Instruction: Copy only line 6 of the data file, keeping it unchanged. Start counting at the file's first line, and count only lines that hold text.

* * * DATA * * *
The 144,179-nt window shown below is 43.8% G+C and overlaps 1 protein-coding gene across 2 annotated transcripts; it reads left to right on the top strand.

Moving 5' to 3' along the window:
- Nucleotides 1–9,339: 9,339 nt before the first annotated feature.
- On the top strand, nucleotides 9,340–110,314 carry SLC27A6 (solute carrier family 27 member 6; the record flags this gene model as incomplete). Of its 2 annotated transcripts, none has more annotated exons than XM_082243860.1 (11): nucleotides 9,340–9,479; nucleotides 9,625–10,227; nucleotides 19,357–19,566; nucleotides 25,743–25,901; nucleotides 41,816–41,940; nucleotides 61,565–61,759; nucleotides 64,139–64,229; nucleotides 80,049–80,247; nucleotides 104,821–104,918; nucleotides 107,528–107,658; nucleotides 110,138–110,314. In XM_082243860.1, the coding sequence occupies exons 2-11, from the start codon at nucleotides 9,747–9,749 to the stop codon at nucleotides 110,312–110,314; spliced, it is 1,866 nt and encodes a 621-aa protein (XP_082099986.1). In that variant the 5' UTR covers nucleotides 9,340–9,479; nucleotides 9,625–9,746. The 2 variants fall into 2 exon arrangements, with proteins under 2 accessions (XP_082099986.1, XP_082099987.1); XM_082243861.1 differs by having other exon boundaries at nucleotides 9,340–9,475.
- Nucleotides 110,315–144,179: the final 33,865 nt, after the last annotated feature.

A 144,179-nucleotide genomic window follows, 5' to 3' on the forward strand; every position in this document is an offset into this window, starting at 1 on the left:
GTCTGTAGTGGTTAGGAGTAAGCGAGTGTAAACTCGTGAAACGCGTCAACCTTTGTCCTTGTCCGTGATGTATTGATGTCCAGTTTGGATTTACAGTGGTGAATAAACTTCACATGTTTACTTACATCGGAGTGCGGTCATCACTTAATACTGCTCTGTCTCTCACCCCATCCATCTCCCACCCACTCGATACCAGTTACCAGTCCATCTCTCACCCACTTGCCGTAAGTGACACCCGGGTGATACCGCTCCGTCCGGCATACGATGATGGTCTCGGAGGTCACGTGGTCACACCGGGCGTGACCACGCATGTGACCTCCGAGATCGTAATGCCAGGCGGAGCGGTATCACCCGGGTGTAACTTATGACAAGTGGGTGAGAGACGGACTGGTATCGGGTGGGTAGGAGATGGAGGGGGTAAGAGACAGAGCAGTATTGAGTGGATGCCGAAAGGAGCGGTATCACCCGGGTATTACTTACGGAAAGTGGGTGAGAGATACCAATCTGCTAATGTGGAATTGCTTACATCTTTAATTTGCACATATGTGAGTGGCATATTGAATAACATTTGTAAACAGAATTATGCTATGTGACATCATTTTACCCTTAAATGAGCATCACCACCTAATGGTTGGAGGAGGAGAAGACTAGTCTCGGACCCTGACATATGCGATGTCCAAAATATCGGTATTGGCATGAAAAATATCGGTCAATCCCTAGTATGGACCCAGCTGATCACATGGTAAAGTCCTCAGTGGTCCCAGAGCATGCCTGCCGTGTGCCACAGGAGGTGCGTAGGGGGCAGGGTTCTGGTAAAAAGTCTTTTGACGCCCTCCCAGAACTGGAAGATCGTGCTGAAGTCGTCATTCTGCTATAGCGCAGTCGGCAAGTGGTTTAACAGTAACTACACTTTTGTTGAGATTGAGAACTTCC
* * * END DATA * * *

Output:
A 144,179-nucleotide genomic window follows, 5' to 3' on the forward strand; every position in this document is an offset into this window, starting at 1 on the left: